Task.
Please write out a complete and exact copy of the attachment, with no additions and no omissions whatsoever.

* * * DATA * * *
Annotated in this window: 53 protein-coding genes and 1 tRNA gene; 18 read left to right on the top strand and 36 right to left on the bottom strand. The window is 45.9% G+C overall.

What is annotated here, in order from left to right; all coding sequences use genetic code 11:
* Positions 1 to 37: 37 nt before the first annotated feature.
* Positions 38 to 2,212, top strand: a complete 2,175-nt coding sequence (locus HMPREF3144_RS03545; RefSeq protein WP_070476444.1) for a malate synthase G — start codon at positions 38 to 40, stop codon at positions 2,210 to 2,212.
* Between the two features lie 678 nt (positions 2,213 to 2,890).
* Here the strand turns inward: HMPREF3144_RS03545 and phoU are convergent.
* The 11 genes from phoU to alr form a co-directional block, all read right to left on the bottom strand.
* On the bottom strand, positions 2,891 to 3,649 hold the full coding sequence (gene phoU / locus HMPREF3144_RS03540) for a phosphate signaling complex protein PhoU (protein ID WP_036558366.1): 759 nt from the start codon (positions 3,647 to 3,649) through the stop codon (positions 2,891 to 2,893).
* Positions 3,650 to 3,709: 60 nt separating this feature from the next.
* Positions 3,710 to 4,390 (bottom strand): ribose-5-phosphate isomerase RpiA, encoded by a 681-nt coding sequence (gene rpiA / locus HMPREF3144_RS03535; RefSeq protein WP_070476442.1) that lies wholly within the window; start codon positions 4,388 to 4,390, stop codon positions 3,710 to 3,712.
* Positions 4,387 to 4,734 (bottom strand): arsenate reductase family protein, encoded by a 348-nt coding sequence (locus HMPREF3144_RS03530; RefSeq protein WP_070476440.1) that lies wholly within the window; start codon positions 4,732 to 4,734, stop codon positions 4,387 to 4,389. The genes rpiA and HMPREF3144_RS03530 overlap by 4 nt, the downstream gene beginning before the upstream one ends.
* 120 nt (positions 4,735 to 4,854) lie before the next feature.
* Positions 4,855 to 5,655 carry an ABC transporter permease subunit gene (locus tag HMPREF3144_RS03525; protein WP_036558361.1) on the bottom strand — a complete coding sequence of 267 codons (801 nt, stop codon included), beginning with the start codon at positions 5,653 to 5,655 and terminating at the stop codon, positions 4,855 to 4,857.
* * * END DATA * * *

Annotated in this window: 53 protein-coding genes and 1 tRNA gene; 18 read left to right on the top strand and 36 right to left on the bottom strand. The window is 45.9% G+C overall.

What is annotated here, in order from left to right; all coding sequences use genetic code 11:
* Positions 1 to 37: 37 nt before the first annotated feature.
* Positions 38 to 2,212, top strand: a complete 2,175-nt coding sequence (locus HMPREF3144_RS03545; RefSeq protein WP_070476444.1) for a malate synthase G — start codon at positions 38 to 40, stop codon at positions 2,210 to 2,212.
* Between the two features lie 678 nt (positions 2,213 to 2,890).
* Here the strand turns inward: HMPREF3144_RS03545 and phoU are convergent.
* The 11 genes from phoU to alr form a co-directional block, all read right to left on the bottom strand.
* On the bottom strand, positions 2,891 to 3,649 hold the full coding sequence (gene phoU / locus HMPREF3144_RS03540) for a phosphate signaling complex protein PhoU (protein ID WP_036558366.1): 759 nt from the start codon (positions 3,647 to 3,649) through the stop codon (positions 2,891 to 2,893).
* Positions 3,650 to 3,709: 60 nt separating this feature from the next.
* Positions 3,710 to 4,390 (bottom strand): ribose-5-phosphate isomerase RpiA, encoded by a 681-nt coding sequence (gene rpiA / locus HMPREF3144_RS03535; RefSeq protein WP_070476442.1) that lies wholly within the window; start codon positions 4,388 to 4,390, stop codon positions 3,710 to 3,712.
* Positions 4,387 to 4,734 (bottom strand): arsenate reductase family protein, encoded by a 348-nt coding sequence (locus HMPREF3144_RS03530; RefSeq protein WP_070476440.1) that lies wholly within the window; start codon positions 4,732 to 4,734, stop codon positions 4,387 to 4,389. The genes rpiA and HMPREF3144_RS03530 overlap by 4 nt, the downstream gene beginning before the upstream one ends.
* 120 nt (positions 4,735 to 4,854) lie before the next feature.
* Positions 4,855 to 5,655 carry an ABC transporter permease subunit gene (locus tag HMPREF3144_RS03525; protein WP_036558361.1) on the bottom strand — a complete coding sequence of 267 codons (801 nt, stop codon included), beginning with the start codon at positions 5,653 to 5,655 and terminating at the stop codon, positions 4,855 to 4,857.